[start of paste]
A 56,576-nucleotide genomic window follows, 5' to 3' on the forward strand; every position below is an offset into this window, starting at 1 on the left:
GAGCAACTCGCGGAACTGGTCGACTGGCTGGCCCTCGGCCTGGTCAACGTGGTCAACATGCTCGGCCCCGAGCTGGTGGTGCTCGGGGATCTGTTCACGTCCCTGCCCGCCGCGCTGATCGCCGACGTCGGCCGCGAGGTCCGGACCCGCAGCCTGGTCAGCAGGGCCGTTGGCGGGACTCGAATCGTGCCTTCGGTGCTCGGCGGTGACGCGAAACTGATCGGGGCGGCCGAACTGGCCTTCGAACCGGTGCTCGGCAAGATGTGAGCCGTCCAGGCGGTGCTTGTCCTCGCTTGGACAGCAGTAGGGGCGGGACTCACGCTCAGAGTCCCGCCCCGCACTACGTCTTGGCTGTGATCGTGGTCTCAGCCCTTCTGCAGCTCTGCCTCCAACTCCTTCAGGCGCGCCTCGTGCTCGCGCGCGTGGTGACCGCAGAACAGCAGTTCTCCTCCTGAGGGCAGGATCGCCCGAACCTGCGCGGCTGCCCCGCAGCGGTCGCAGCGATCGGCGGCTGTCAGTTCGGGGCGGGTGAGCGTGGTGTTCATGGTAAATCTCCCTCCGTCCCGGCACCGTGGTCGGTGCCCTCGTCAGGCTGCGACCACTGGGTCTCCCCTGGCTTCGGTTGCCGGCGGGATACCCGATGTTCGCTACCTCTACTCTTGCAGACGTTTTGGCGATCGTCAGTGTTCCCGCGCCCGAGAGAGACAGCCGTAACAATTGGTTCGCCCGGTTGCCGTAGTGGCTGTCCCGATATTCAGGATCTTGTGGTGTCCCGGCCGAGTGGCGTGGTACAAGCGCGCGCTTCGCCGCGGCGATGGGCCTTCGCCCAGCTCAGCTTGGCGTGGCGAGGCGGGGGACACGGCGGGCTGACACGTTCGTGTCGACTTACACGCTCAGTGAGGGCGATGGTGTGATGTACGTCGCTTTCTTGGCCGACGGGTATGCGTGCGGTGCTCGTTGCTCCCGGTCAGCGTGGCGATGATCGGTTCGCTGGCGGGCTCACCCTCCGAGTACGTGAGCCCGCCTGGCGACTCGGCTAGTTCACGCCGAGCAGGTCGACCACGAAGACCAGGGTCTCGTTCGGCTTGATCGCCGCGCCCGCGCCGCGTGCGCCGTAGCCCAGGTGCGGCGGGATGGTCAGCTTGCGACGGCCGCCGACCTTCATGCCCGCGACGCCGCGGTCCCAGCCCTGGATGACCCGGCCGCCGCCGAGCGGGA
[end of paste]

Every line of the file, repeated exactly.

A 56,576-nucleotide genomic window follows, 5' to 3' on the forward strand; every position below is an offset into this window, starting at 1 on the left:
GAGCAACTCGCGGAACTGGTCGACTGGCTGGCCCTCGGCCTGGTCAACGTGGTCAACATGCTCGGCCCCGAGCTGGTGGTGCTCGGGGATCTGTTCACGTCCCTGCCCGCCGCGCTGATCGCCGACGTCGGCCGCGAGGTCCGGACCCGCAGCCTGGTCAGCAGGGCCGTTGGCGGGACTCGAATCGTGCCTTCGGTGCTCGGCGGTGACGCGAAACTGATCGGGGCGGCCGAACTGGCCTTCGAACCGGTGCTCGGCAAGATGTGAGCCGTCCAGGCGGTGCTTGTCCTCGCTTGGACAGCAGTAGGGGCGGGACTCACGCTCAGAGTCCCGCCCCGCACTACGTCTTGGCTGTGATCGTGGTCTCAGCCCTTCTGCAGCTCTGCCTCCAACTCCTTCAGGCGCGCCTCGTGCTCGCGCGCGTGGTGACCGCAGAACAGCAGTTCTCCTCCTGAGGGCAGGATCGCCCGAACCTGCGCGGCTGCCCCGCAGCGGTCGCAGCGATCGGCGGCTGTCAGTTCGGGGCGGGTGAGCGTGGTGTTCATGGTAAATCTCCCTCCGTCCCGGCACCGTGGTCGGTGCCCTCGTCAGGCTGCGACCACTGGGTCTCCCCTGGCTTCGGTTGCCGGCGGGATACCCGATGTTCGCTACCTCTACTCTTGCAGACGTTTTGGCGATCGTCAGTGTTCCCGCGCCCGAGAGAGACAGCCGTAACAATTGGTTCGCCCGGTTGCCGTAGTGGCTGTCCCGATATTCAGGATCTTGTGGTGTCCCGGCCGAGTGGCGTGGTACAAGCGCGCGCTTCGCCGCGGCGATGGGCCTTCGCCCAGCTCAGCTTGGCGTGGCGAGGCGGGGGACACGGCGGGCTGACACGTTCGTGTCGACTTACACGCTCAGTGAGGGCGATGGTGTGATGTACGTCGCTTTCTTGGCCGACGGGTATGCGTGCGGTGCTCGTTGCTCCCGGTCAGCGTGGCGATGATCGGTTCGCTGGCGGGCTCACCCTCCGAGTACGTGAGCCCGCCTGGCGACTCGGCTAGTTCACGCCGAGCAGGTCGACCACGAAGACCAGGGTCTCGTTCGGCTTGATCGCCGCGCCCGCGCCGCGTGCGCCGTAGCCCAGGTGCGGCGGGATGGTCAGCTTGCGACGGCCGCCGACCTTCATGCCCGCGACGCCGCGGTCCCAGCCCTGGATGACCCGGCCGCCGCCGAGCGGGA